We were already happy with the number
of new moths photographed, as we had already agreed that we would
be very pleased if we gained photos of half a dozen new macro-moths during the
After leaving the observatory we
travelled on to a local private residence where we had been told by the wardens
that we would be welcomed if we visited and said we were interested in moths. As
it happened we were a bit early and decided to return an hour later.
As forecasted we received a warm
welcome. On opening the traps we saw a large number of
Pigmy Footman and I was very pleased to be able to photograph my first Pale
Grass Eggar. Again there were migrants in the fridge. This time two Speckled
Footman and a Tamarisk Peacock (the latter moth and one of the footman were
caught by other local moth recorders).
It was still only mid-morning when we
left to continue our journey up to Suffolk. After this success we were wondering
whether we should have booked a place to stay in the Dungeness area.
After a slow journey across the
Dartford pass we got off of the M25 and travelled relatively quickly on to our
Despite poor weather (either clear cold
nights, wind or rain), we trapped every night and were rewarded with Agdistis
bennetii at three sites, Donacaula_mucronellus, two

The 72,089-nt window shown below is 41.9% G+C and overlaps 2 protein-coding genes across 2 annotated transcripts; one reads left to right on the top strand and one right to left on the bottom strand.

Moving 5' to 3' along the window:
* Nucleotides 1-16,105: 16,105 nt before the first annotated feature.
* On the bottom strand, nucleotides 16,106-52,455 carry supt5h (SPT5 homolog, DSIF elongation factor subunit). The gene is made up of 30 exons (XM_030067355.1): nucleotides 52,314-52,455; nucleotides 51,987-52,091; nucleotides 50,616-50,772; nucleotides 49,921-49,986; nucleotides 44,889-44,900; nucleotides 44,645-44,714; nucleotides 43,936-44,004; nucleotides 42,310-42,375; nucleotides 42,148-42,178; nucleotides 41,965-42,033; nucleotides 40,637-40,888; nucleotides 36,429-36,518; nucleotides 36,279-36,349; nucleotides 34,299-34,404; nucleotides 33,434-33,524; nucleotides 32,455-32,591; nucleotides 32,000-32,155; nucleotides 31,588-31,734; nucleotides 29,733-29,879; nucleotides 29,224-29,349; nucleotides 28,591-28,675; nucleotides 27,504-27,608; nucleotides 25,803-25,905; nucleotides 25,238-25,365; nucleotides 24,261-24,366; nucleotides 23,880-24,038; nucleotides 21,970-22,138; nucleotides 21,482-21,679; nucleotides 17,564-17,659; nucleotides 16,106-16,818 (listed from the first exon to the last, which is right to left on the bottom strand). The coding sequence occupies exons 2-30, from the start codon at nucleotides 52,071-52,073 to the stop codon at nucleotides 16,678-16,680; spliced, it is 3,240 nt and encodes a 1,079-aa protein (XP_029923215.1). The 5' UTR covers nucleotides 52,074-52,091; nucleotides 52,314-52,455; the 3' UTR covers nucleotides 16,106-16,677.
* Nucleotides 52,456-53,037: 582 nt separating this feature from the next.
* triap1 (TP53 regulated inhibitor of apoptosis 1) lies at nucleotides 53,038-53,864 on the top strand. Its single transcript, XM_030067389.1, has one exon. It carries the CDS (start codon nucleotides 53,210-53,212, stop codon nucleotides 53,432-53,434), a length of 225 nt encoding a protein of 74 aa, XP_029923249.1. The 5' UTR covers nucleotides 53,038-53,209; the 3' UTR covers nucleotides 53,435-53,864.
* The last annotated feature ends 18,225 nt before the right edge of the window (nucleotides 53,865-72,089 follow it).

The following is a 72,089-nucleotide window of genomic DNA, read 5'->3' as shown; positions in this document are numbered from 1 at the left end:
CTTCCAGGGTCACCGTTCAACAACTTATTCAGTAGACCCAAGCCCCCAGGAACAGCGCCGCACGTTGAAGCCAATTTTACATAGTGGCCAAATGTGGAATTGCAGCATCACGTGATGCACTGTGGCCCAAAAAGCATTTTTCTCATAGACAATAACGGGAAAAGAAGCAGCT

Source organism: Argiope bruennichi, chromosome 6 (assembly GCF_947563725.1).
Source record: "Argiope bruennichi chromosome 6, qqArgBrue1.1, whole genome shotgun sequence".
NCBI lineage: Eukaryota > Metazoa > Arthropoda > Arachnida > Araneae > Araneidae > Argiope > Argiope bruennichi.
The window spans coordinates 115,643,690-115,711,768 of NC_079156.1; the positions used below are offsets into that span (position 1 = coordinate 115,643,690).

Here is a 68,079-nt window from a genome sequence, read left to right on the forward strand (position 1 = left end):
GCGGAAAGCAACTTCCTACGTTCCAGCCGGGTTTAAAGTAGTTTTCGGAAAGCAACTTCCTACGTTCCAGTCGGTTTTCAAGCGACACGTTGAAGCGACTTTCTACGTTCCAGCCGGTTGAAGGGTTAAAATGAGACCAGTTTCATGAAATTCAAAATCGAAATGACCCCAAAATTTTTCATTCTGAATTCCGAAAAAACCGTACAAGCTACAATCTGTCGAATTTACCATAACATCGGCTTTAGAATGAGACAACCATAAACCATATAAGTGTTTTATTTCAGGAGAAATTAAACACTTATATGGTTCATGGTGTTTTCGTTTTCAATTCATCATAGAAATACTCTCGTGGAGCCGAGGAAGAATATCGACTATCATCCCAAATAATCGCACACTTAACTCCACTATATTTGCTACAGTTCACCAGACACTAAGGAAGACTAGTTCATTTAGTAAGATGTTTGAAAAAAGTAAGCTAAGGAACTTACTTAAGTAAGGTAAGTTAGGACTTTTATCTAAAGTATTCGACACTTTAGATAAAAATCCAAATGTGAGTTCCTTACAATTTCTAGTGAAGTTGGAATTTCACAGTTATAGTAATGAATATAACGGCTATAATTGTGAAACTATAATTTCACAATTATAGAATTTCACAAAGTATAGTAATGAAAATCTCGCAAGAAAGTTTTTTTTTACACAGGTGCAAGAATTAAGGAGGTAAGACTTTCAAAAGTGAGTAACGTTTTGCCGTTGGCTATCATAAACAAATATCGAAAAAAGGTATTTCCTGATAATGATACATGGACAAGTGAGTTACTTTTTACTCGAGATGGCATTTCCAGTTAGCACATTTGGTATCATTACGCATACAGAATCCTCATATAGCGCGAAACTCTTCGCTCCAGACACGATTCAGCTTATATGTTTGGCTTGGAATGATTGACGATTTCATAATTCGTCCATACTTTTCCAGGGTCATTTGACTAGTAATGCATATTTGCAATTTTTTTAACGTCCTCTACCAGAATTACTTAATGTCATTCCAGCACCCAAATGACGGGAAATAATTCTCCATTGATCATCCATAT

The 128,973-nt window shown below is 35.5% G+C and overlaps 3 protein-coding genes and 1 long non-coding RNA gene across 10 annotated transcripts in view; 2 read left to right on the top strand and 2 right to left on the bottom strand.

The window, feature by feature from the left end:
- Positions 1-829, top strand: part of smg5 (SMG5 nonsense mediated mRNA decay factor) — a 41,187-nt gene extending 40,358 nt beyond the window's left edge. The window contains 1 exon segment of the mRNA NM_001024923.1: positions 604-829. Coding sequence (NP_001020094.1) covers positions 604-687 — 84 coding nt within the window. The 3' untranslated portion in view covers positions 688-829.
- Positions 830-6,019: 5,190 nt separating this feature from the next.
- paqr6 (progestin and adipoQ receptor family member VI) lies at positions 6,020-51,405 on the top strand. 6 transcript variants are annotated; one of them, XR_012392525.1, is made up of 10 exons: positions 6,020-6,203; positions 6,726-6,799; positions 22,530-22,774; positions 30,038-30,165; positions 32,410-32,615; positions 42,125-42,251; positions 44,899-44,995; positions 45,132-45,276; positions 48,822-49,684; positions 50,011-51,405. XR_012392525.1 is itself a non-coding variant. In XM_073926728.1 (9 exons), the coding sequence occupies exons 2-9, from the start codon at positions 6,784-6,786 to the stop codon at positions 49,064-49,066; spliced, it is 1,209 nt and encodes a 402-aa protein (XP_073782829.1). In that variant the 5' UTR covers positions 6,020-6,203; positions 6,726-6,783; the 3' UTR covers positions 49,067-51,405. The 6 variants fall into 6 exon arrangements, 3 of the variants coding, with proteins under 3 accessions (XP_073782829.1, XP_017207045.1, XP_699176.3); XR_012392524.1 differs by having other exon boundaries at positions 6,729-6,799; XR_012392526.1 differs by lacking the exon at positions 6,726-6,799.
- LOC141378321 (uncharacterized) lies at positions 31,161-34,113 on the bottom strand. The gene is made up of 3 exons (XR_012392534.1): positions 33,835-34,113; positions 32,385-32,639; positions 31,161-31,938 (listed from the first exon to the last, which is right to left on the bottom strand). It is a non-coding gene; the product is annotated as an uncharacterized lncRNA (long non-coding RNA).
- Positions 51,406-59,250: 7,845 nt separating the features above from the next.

Lackey at three sites including a female in the garden of the cottage where we were
staying, Plain Pug, Bordered Pug, a rather worn Star-wort that Roger
found by searching Ragwort blooms, Tawny Shears and two Lesser-spotted
Perhaps our most exciting night was the
warmest, but also the windiest night of the week which was the 26th
July. It was so windy that we decided that we would not leave an MV running in
the garden as we had on the other nights, but to leave a 20w compact UV
fluorescent hung up in a sheltered downstairs window at the back of the house.
On this particular night we were going
to the coast to a site where Tree-lichen Beauty had been caught regularly in the
Tree-lichen Beauty Cryphia algae
Our first task on arrival at the site
was to find some shelter from the wind as it was blowing along the beach. We
found some scrub and set up three compact fluorescent UV lights on sheets with
egg boxes stacked around the lights. Within a short while Roger had caught the
first Tree-lichen Beauty. It was in very
good condition and we were impressed by its colour as it was a blue-green (shown
above). The pictures we had seen in books and on the internet showed a more
The first moth was followed by three
more, none of which were so blue-green. By midnight the wind had changed direction and
we were no longer sheltered, so we decide to pack up and go back to the cottage.
On our return we were amazed to see
just how successful the light in the window had been. The temperature was still
about 18C, and in the shelter from the wind the moths had flocked to the light.
Imagine our surprise at the irony of
finding two Tree-lichen Beauty at the window. Whether these were migrant
moths or local residents we will never know, but they were accompanied by
several common migrants including singles of Diamond-back Plutella xylostella,
Rusty-dot Pearl Udea ferrugalis, Rush Veneer Nomophila
noctuella, Silver Y and two White-point .
White-point Mythimna albipuncta